I’ve always been confused when people say they want to visit Silicon Valley. Stopping by Google for a tour might be the dream, but driving around big buildings and being turned away by security is the reality. The Computer History Museum steps up to fill that void.
After debuting in 1984 as a collecting museum in Boston then moving to Mountain View, California in 2002, the museum eventually completed a $19 million expansion and made its transition into exhibiting. In mid-January it used its doubled-in-size exhibit space to launch “Revolution: The First 2000 Years of Computing,” an exploration of the history of the computer from its early origins to today’s smart phone.
Revolution’s tone is set early, with sound effects that evolve from abacus clicks to typing taps to a modem whine. The exhibit starts at–where else?–sectors and slide rules, reminding us of the ‘compute’ in ‘computer.’ Retracing history, we hit the benchmarks–the military’s SAGE system, supercomputers, AutoCAD, and smart phones. A visitor looking for the person who invented the computer will be at a loss; we learn that credit goes to a lot of people for a lot of ideas. Even so, a large number of advancements came from Silicon Valley, and the museum gives nods to local companies like HP, Oracle, and Sun Microsystems.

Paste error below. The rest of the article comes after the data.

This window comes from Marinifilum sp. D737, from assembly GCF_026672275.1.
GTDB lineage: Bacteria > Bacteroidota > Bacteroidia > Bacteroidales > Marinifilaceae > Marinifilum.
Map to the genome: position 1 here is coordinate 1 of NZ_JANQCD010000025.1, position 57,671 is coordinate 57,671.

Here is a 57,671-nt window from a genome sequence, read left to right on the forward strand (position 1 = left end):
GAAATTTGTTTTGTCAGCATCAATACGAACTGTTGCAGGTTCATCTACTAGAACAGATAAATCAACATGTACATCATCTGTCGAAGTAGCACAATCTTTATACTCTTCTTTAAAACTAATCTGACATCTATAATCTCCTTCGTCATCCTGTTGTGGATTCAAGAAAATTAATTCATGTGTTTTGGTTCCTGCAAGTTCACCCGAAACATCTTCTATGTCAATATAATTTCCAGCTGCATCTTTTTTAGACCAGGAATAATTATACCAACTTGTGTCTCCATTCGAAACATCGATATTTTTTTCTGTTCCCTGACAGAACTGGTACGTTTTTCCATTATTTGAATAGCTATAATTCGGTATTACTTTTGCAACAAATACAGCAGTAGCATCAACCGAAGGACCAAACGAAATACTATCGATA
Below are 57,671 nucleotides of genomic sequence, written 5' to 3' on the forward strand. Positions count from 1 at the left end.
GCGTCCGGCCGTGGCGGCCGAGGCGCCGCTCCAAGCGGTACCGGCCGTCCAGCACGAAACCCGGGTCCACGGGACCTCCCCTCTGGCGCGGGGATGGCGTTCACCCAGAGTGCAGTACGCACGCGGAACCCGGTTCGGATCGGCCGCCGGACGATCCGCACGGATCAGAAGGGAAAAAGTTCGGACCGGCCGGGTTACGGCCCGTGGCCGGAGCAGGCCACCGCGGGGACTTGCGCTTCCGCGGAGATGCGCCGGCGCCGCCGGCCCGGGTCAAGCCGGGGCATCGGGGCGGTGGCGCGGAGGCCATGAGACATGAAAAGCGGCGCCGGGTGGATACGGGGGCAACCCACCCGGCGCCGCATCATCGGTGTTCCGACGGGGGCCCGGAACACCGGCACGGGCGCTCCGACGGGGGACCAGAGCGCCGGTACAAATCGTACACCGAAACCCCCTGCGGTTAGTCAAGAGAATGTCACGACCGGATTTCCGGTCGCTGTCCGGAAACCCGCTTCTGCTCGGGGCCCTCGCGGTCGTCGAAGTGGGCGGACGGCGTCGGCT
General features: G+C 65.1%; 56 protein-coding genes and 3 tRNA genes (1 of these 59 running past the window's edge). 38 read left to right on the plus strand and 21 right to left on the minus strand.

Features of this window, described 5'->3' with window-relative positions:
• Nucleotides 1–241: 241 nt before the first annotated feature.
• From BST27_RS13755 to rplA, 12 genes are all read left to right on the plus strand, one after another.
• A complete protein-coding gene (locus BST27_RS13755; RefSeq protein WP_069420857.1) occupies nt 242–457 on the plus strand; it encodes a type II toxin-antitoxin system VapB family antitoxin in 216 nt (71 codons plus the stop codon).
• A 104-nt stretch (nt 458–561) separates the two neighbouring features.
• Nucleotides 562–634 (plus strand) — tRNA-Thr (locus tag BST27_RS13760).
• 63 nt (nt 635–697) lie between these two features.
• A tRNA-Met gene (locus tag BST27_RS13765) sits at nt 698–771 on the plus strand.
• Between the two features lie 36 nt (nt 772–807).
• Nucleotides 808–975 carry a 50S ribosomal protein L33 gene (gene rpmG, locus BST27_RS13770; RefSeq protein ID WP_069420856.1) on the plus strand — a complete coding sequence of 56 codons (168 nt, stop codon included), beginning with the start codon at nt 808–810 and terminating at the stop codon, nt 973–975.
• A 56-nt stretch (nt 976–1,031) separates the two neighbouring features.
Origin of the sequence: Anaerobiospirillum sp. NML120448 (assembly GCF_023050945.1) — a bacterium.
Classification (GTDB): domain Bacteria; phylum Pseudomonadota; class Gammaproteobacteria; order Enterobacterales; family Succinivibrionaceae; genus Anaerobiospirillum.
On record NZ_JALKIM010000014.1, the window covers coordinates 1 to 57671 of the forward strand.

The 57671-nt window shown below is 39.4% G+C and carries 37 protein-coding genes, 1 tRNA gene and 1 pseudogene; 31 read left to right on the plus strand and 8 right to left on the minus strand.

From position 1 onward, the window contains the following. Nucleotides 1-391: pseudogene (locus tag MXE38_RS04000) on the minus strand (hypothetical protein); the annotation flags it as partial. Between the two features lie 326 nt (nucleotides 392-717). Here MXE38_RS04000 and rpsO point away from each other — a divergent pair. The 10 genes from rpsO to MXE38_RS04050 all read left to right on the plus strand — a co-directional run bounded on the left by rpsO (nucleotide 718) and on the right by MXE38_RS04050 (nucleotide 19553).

Continue reading: The Computer History Museum
As you’d expect from this type of museum, the displays are interactive with videos, hands-on exhibits, audio phones, magnifying lenses, and video games. Futuristic, fluorescent purple lighting occasionally pops up overhead through the black-and-white-themed network of exhibits.
There seem to be as many ‘best parts” of Revolution as there are employees to ask that very question, and the answers vary from the Antikythera mechanism to the Atanasoff-Berry Computer and the Cray-1 supercomputer.
Yet another favorite rang true for me–the gaming section. Like others visiting that day, I was delighted to reconnect with the tech toys that I grew up with: Texas Instruments’ Speak & Spell, the Atari joystick, Merlin the Electronic Wizard game, and Infocom’s interactive fiction.
Although the ending is already known from the start, it takes the return to modern-day gadgets to grasp the scope of it all. Viewing the different eras of computer technology one after the next, you can appreciate the milestones made in so little time. But as the exhibit mentions, we’re only in the middle of the story, and you can’t help but wonder what will be on the market in the next year, never mind the next 2,000 years. The final video talks directly to future computer prodigies with this advice: “Take every opportunity.” “Say yes.” “Study, build, experiment, fail, learn, build again.”
Computer History Museum
1401 N Shoreline Blvd.
Mountain View, CA 94043
Children 12 years and under, free
Visitors can get a reboot in the café with panini, sweets, or coffees, and stay for “Revolutionaries,” a lecture series that highlights experts in the computing field. Separate from the exhibit is the recreated 1849 Babbage Difference Engine No. 2, the first modern programmable computer.
If you can’t get to Mountain View, you’ll be able to view “Revolution: The First 2000 Years of Computing,” online by the end of March.
Photos courtesy of the Computer History Museum